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From Guangya Liu <gyliu...@gmail.com>
Subject Re: Mesos CLI
Date Fri, 24 Jun 2016 02:01:56 GMT
Another advantage for using python is that we can use stevedore
<http://docs.openstack.org/developer/stevedore/tutorial/loading.html> to
manage all of the CLI plugins for container, agent,cluster etc.
The stevedore was been widely used in OpenStack.

Thanks,

Guangya

On Fri, Jun 24, 2016 at 9:56 AM, Jie Yu <yujie.jay@gmail.com> wrote:

> I am actually fine with Python as long as we can figure out a way to
> install python executable without any dependency during make install (and
> subsequently bundle it into rpm/deb packages). According to Kevin, looks
> like pyinstall can achieve that.
>
> If we go for the Python route, I'd like to have a style guide for our
> python code. Looks like we can directly use the google python style guide
> <https://google.github.io/styleguide/pyguide.html>. Looks like pylint can
> also check the style automatically.
>
> - Jie
>
>
> On Thu, Jun 23, 2016 at 1:21 AM, Guangya Liu <gyliu513@gmail.com> wrote:
>
> > +1 to use python. By using python, we can debug the CLI without
> re-compile
> > but just update the CLI file and debug it with pdb, this is very helpful
> to
> > trouble shooting.
> >
> > On Thu, Jun 23, 2016 at 9:34 AM, Kevin Klues <klueska@gmail.com> wrote:
> >
> > > >
> > > > The best option may still be for it
> > > > to be in Python, this is why I'm asking if there are particular
> things
> > > that
> > > > our helper libraries don't provide which you are leveraging in
> python.
> > > >
> > >
> > > One thing we rely heavily on that is missing is `docopt`. We use docopt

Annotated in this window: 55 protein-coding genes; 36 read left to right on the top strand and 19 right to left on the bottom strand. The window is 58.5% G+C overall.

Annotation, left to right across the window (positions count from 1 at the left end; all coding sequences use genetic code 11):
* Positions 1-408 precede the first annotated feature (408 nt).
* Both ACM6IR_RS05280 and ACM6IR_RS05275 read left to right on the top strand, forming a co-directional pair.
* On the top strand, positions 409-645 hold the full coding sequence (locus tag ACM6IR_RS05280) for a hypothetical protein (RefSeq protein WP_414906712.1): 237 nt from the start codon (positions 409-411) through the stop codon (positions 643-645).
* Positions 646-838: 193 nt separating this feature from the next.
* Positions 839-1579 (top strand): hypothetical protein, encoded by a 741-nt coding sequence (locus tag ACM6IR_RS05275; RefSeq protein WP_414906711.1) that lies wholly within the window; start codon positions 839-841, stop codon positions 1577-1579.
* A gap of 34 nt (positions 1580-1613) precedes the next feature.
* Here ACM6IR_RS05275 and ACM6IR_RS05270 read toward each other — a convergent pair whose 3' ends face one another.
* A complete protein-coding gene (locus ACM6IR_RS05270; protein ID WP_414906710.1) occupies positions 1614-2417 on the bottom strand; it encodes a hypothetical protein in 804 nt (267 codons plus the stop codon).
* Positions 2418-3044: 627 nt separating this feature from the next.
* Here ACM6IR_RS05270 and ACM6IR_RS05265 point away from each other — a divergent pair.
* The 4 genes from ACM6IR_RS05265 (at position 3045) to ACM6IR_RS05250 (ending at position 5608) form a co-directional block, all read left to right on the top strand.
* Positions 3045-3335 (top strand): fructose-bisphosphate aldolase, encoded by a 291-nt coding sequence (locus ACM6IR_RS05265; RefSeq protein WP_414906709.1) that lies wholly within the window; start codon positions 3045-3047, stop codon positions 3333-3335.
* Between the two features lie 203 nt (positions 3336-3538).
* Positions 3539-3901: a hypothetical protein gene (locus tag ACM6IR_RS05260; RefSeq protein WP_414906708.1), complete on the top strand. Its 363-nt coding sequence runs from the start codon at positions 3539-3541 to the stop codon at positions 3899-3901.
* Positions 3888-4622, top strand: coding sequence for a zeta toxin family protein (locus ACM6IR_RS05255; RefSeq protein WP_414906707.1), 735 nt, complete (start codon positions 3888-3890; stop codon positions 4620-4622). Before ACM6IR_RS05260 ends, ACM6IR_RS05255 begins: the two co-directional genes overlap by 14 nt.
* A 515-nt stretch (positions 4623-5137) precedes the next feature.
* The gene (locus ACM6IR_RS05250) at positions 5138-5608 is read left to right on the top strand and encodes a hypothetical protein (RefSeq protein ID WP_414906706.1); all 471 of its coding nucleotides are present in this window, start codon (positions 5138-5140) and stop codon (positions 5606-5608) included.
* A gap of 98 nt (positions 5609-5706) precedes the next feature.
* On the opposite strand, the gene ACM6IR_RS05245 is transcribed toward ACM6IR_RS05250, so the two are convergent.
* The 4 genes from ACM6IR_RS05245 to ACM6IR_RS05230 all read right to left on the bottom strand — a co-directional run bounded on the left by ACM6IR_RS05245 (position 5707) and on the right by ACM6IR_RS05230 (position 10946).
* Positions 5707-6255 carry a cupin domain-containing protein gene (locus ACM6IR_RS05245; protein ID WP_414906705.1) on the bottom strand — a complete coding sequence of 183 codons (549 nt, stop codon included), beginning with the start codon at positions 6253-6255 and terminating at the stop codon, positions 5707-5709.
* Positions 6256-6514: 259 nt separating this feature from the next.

> > for
> > > convenient / standardized command line parsing and help formatting.
> This
> > > makes it really easy to enforce a standard help format across plugins
> so
> > > the CLI has a consistent feel throughout all of its subcommands.
> > Supposedly
> > > there is a C++ implementation of this now, but it requires gcc 4.9+
> (for
> > > regex).
> > > https://github.com/docopt/docopt.cpp
> > >
> > > In addition to this, the plugin architecture we built was very easy to
> > > implement in python, and I'm worried it would be much more complicated
> > (and
> > > less readable) to get the same functionality out of C++. The existing
> CLI
> > > has some support for "plugins" (by looking for executables in the path
> > with
> > > a "mesos-" prefix and assuming they are an extension to the CLI that
> can
> > > exist as a subcommand). However, the implementation of this is pretty
> > > ad-hoc and error prone (though it could conceivably be redone to work
> > > better).
> > >
> > > To get the equivalent functionality out of C++ for the plugin
> > architecture
> > > we've built for python, each plugin would need to be implemented as a
> > > shared object that we dlopen() from the main program. Each module would
> > > define a set of global variables describing properties of the plugin
> > > (including help information) as well as create an instance of a class
> > that
> > > inherits from a `PluginBase` class to perform the actual functionality
> of
> > > the plugin. The main program would then load this module, integrate its
> > > help information and other meta data into its own metadata, and begin
> > > invoking functions on the plugin class.
> > >
> > > I'm not saying it's impossible to do in C++, just that python lends
> > itself
> > > better to doing this kind of stuff, and is much more readable when
> doing
> > > so.
> > >
> >
>

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